Sherlock lay in his hospital bed, testing himself by making deductions based merely on the footsteps in the hall. That entertainment was beginning to pall rapidly when he detected the sound of an umbrella tapping alongside footsteps that he knew well. Instantly, he turned his head away from the door and feigned sleep.

Mycroft paused momentarily in the doorway, observing his younger brother closely, then moved to the only chair in the room and lowered himself into it. "You are aware, of course, that the night nurse is diabetic?"

Sherlock gave up and answered, without opening his eyes, however. "Therefore you bribed your way in with flowers and not chocolates."

"You look considerably better than you did the last time I was here," said Mycroft, standing his umbrella against the wall. "Not nearly as pale."

"I don't remember you being here before." Sherlock eased his position slightly and finally opened his eyes to look at his brother. "Unconscious?"

"Extremely," was the response. Mycroft cast a quick, thorough glance around the room before speaking again. "Can I bring you anything? Take a message to anyone?"

Sherlock snorted. "My laptop?" he suggested drily.

To his surprise, Mycroft nodded briefly. "I'll see what I can do." He took his phone from his pocket and sent a brief text, then looked at Sherlock. "It may not be possible, even for me, but we'll see in a few minutes. Meanwhile," he re-pocketed his phone and eyed his brother sternly, "I understand you are unable to provide the police with a description of your assailant. Other than that he was a stocky, left-handed, six-foot-tall Asian with incipient arthritis and a background in archaeology, that is."

"What do you expect?" said Sherlock wearily. "He was wearing a balaclava and I had only an instant to observe him before being shot."

"Oh, I wasn't a bit surprised by the description. I consider it admirable." Mycroft cocked an ear to the hallway, then said, "Ah, just the cardiac patient wanting a bedpan. No, I wasn't at all disappointed or concerned after hearing that description."

Sherlock looked at him warily but said nothing.

Mycroft leaned back in the uncomfortable plastic chair, then straightened again, sighing and resigned to discomfort. "I could come to only one conclusion and I assume that Mrs. Watson will not be shooting at you again."

The younger Holmes brother closed his eyes again briefly. "It was obvious, wasn't it? Fortunately, not so obvious to the police, though." He took a deep breath, winced at the pain, then let it out again, slowly. "I'm going to insist that you do nothing, Mycroft. I will deal with the situation." He raised his head slightly to glare at his brother and repeated himself with emphasis. "I will deal with it."

"As you wish." Another pause while a nurse strode briskly down the hallway. Then, "If you'd like some assistance, of course, or need any additional information -"

"No," said Sherlock firmly and distinctly. "Not necessary."

"Well, then, it only remains for me to wish you a speedy recovery." Mycroft reached for his umbrella.

"Oh, no." Sherlock extended a hand to stop him from rising. "You have to promise me this stays confidential. No one is to hear of this, and it's not to be included in any of your files."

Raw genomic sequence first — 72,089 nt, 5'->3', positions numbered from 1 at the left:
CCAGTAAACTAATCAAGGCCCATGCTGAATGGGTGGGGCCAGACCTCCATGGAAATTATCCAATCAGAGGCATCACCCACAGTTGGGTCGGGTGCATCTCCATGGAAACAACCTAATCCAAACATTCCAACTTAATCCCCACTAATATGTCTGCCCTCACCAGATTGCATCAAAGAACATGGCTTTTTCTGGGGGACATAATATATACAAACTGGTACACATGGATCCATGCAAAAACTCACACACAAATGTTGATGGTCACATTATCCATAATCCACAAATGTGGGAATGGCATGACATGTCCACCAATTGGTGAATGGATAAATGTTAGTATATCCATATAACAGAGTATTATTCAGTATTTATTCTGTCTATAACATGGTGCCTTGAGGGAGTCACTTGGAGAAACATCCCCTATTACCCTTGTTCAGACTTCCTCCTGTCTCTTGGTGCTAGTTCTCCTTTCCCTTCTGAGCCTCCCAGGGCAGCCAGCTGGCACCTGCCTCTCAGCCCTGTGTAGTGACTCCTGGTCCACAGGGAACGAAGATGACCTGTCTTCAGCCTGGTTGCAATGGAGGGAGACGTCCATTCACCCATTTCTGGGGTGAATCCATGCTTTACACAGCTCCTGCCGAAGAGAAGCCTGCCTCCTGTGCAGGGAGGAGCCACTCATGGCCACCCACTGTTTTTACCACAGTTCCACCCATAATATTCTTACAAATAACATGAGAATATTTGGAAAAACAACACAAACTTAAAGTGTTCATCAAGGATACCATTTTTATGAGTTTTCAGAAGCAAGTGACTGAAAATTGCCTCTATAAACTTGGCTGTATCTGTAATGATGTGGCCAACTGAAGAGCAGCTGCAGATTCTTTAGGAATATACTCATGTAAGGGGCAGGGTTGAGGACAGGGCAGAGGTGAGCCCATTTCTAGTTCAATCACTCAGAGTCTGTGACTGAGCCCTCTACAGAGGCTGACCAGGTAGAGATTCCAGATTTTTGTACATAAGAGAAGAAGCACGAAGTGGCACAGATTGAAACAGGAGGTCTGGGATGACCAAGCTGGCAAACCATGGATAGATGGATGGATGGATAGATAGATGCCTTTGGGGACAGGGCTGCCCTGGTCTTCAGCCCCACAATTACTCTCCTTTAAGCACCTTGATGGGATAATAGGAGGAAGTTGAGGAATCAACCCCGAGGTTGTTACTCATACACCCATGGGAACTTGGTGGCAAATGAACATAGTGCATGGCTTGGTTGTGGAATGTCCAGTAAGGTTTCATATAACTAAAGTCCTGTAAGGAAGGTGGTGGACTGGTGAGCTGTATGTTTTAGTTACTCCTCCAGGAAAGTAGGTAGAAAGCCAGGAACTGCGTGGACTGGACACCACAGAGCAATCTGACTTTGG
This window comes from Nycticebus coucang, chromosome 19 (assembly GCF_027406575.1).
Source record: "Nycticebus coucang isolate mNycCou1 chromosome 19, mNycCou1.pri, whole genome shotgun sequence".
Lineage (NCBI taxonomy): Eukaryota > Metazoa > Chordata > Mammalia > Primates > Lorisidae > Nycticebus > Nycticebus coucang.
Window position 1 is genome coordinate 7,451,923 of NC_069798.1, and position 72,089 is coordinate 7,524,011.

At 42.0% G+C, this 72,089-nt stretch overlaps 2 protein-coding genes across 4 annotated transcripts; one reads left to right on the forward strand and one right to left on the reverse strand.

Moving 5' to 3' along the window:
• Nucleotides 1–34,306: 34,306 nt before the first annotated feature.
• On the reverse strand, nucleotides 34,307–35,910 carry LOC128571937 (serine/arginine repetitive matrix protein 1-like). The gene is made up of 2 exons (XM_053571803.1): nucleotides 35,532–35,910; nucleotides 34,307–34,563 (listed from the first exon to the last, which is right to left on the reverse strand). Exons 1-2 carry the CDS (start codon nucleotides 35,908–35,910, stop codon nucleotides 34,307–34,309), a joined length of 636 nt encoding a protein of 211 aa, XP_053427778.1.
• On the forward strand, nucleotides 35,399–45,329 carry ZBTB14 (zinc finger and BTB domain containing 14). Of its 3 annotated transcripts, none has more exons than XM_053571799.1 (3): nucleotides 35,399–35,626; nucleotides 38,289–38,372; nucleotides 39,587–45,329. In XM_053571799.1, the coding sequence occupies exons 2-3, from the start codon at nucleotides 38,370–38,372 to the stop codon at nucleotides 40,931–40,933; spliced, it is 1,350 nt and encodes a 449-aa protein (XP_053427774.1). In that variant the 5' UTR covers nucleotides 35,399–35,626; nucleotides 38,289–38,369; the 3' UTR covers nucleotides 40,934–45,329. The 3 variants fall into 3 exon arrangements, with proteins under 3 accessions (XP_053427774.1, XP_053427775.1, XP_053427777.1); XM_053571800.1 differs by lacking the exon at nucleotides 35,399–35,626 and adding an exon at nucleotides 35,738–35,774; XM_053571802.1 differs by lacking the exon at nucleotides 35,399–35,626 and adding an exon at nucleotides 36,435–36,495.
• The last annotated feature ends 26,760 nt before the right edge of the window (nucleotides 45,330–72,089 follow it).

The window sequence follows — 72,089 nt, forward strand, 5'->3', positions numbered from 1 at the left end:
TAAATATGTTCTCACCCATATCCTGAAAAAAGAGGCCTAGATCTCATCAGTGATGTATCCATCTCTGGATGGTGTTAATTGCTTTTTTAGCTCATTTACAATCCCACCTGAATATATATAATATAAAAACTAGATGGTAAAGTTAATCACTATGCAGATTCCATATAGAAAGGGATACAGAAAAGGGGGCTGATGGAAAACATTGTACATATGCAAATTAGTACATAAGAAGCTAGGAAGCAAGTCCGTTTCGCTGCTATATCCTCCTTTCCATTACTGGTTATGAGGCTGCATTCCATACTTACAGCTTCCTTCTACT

Mycroft stood, shaking his pants legs down and checking for any stray creases he might have acquired. "Confidential? You have mistaken me for a priest or a lawyer, Sherlock."

Sherlock looked at him grimly and the two mens' eyes locked.

After a few seconds, the older Holmes sighed again and rested the ferrule of his umbrella on the floor in front of him. He leaned on the handle and smiled at his younger sibling. "You protect John, at whatever cost, but you deny me the same right when it comes to yourself. Not very logical, little brother." Suddenly, he straightened up, frowning. "Oh, but I have been obtuse. Of course. John doesn't know yet. And you thought I might mention it to him?"

The man in the hospital bed had begun to look tired and pained, so Mycroft reached for the button that would summon a nurse.

Sherlock slapped his hand away and said, "He'll know when I tell him. Which will be soon. Mycroft, I will neither identify her nor testify against her, so there's no point in any of this."

Holmes the elder nodded reluctantly. "Agreed. Once again, I bow to your will. There is, however, one thing I want to say."

His brother raised his eyebrows interrogatively, but the sound of hasty steps distracted both men.

A muscular individual in a black suit walked briskly to the door of the room, looked up and down the hallway in a surreptitious manner, then handed in a large flat box. Mycroft accepted the package, nodded dismissal, and the man disappeared.

"This, I believe, is your get-well-soon present," he said. "Where will you hide it?"

Sherlock grinned at him and took the box carefully in his hands. "Sometimes, brother, I do envy you your minions. For now," he peeped into the box, "it will stay right here with me. Later . . . I believe the locker behind the door will do. No one has checked it since I've been here."

"Then, get your rest and heal quickly. Oh, and . . ." Mycroft checked his watch and stepped toward the door, "brother mine, you know the difference between deducting and deduction, at least by definition."

Sherlock stopped gloating over his laptop to look at Mycroft with a slightly puzzled expression.

Speaking slowly, Mycroft said, "This isn't a case of deducting anyone. Not Mary from John. And . . ." his voice slowed even more, "not you from . . . the world. Deduction is fine, if it's drawing conclusions. If it's subtracting you, I won't have it."

Both men remained motionless for a moment longer, then Sherlock's email program pinged loudly.

"And I think that alert should be set on low," remarked Mycroft, turning towards the door.